Monodisperse aqueous emulsion droplets encapsulating colloidal particles were produced in the oil phase, and controlled microwave irradiation of the aqueous drop phase created spherical colloidal crystals by so-called evaporation-induced self-organization of the colloidal particles. Unlike usual colloidal crystals, colloidal crystals in spherical symmetry (or photonic balls) possessed photonic band gaps for the normal incident light independent of the position all over the spherical surface. While the consolidation of colloidal particles in emulsion droplets in an oven took several hours, the present microwave-assisted evaporation could reduce the time for complete evaporation to a few tens of minutes. Under the microwave irradiation, the aqueous phase in emulsions was superheated selectively and the evaporation rate of water could be controlled easily by adjusting the microwave intensity. The result showed that the packing quality of colloidal crystals obtained by the microwave-assisted self-organization was good enough to show photonic band gap characteristics. The reflectance of our photonic balls responded precisely to any change in physical properties including the size of colloidal particles, refractive index mismatch, and angle of the incident beam. In particular, for polymeric particles, the photonic band gap could be tuned by the intensity of microwave irradiation, and the reflection color was red-shifted with stronger microwave irradiation. Finally, for better photonic band gap properties, inverted photonic balls were prepared by using the spherical colloidal crystals as sacrificial templates.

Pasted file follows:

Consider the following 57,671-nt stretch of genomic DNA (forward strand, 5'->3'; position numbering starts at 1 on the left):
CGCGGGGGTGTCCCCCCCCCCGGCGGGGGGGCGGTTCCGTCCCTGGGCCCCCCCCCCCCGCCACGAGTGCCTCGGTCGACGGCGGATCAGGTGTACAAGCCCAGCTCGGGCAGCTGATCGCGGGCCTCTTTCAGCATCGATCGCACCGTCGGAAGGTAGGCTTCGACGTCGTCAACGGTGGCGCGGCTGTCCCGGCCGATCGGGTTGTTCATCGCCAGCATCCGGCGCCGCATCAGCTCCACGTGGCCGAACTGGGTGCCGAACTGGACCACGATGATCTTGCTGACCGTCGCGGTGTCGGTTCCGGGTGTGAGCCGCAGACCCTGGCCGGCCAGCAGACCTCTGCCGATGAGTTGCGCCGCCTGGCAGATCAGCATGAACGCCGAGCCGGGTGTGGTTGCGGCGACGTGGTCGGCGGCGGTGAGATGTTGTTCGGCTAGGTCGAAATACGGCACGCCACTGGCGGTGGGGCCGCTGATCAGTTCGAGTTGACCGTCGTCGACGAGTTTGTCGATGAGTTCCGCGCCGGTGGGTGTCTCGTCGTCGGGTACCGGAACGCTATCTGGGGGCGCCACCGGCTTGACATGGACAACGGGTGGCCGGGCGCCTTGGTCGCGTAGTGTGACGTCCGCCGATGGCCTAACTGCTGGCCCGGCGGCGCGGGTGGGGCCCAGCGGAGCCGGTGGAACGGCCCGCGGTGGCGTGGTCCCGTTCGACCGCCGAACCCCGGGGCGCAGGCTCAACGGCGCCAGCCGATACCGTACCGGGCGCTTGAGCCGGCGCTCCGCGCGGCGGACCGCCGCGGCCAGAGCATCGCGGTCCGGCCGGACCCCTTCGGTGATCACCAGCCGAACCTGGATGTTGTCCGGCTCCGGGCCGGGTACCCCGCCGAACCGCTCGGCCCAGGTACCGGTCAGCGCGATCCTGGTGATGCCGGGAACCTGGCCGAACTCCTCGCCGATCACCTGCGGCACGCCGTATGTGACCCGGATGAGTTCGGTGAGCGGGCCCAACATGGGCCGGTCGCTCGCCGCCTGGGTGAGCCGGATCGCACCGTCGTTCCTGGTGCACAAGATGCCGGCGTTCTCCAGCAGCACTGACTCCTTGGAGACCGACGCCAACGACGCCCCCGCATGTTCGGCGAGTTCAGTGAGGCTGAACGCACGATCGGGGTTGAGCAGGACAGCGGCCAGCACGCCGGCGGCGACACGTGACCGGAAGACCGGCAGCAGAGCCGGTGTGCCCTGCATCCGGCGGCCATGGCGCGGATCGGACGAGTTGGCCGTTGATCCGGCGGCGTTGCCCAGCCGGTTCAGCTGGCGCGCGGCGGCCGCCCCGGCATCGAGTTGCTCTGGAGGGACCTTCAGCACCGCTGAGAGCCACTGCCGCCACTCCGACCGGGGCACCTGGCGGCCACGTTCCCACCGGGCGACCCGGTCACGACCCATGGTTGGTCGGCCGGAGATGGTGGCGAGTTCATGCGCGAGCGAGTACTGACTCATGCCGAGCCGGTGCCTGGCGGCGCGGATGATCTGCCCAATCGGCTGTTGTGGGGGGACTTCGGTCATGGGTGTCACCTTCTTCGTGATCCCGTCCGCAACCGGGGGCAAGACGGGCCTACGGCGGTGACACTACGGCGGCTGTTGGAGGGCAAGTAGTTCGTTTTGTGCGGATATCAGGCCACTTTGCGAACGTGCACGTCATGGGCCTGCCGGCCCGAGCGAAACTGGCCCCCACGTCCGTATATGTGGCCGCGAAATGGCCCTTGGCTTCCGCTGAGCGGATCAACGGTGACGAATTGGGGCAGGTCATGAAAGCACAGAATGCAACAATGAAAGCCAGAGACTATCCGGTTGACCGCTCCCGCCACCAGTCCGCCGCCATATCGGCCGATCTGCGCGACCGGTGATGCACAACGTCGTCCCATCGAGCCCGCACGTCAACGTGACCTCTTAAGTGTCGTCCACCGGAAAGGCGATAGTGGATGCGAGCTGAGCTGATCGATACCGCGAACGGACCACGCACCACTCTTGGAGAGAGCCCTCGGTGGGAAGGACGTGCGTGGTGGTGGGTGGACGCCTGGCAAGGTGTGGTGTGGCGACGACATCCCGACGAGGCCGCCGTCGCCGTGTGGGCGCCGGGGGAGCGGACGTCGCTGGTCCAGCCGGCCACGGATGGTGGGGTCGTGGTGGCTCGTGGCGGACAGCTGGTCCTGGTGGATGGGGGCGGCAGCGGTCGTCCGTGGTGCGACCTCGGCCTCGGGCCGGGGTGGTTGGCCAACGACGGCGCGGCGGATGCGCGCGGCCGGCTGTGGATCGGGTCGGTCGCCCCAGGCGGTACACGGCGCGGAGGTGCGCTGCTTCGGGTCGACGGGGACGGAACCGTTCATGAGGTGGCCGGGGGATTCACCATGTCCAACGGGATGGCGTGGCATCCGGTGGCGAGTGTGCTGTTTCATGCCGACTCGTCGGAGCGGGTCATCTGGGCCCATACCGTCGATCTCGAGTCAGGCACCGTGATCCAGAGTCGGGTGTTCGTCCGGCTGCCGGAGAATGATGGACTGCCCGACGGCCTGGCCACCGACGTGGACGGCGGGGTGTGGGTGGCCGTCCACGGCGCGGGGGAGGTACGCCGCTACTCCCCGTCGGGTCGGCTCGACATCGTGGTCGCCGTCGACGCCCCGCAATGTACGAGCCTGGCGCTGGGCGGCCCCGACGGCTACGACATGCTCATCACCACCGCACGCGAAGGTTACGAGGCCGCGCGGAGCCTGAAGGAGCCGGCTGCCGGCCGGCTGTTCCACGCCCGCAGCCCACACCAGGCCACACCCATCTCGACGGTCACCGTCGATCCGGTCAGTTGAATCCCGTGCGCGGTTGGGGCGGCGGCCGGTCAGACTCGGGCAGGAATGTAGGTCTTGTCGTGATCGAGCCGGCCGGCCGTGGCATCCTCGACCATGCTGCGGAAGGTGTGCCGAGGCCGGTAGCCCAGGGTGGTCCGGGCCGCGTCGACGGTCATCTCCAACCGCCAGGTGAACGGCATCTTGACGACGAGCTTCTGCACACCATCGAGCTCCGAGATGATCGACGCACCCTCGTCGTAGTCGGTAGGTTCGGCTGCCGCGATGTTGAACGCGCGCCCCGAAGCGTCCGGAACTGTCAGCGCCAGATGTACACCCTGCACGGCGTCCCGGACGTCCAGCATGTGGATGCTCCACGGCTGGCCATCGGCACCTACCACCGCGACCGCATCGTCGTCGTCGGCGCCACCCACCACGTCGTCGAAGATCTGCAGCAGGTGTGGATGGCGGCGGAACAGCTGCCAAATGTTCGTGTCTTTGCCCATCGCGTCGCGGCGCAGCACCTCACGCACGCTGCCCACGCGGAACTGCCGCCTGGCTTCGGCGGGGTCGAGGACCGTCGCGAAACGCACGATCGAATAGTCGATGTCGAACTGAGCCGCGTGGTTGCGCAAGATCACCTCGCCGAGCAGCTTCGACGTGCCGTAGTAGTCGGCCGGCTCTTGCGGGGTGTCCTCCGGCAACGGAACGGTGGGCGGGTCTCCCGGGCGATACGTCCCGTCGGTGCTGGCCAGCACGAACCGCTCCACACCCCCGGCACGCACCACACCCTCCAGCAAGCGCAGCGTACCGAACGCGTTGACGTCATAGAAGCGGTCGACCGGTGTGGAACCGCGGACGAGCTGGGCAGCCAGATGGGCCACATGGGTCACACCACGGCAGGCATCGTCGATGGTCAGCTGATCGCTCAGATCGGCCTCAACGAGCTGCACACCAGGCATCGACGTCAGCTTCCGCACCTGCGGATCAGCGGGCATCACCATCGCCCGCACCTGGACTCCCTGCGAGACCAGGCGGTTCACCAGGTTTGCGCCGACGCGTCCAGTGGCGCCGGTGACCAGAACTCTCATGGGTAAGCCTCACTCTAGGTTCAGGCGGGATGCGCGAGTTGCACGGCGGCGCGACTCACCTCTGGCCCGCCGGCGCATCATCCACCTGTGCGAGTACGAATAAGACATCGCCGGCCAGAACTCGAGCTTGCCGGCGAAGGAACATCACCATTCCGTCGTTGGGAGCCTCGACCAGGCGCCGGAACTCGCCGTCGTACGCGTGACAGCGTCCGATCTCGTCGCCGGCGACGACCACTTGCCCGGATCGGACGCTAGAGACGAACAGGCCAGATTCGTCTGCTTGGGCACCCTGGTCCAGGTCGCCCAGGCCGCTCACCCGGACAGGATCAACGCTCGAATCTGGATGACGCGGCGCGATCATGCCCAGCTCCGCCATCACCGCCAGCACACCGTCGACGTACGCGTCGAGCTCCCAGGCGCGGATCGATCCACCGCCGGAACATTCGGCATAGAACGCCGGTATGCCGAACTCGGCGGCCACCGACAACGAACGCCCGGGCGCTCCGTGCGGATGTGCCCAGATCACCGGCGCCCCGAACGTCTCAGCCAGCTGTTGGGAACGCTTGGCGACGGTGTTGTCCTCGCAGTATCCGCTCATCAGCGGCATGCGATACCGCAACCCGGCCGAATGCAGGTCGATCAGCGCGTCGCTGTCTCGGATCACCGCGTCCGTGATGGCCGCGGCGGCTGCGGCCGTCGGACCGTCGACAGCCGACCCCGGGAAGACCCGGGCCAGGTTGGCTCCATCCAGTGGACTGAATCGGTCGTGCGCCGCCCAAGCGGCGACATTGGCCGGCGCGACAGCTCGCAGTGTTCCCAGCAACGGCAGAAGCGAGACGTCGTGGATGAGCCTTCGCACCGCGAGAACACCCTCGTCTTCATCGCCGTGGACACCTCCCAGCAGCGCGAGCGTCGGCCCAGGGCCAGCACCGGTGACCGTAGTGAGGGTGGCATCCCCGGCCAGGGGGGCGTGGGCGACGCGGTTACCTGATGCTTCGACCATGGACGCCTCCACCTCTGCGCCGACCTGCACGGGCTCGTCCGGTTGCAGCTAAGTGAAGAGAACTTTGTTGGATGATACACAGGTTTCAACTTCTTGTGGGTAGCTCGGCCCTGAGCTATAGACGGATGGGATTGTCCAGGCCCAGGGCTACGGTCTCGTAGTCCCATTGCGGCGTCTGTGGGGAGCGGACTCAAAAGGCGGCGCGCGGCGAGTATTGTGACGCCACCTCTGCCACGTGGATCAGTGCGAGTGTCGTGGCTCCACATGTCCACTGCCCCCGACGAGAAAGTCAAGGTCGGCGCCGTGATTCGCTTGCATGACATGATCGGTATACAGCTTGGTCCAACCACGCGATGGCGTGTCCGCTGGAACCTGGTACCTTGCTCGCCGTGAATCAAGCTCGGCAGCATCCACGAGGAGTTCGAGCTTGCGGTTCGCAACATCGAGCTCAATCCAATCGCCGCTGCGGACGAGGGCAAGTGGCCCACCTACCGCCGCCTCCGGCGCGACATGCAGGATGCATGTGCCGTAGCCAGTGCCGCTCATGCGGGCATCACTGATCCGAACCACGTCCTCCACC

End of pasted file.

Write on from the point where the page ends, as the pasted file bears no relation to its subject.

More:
ASJC Scopus subject areas
- General Chemistry
- Colloid and Surface Chemistry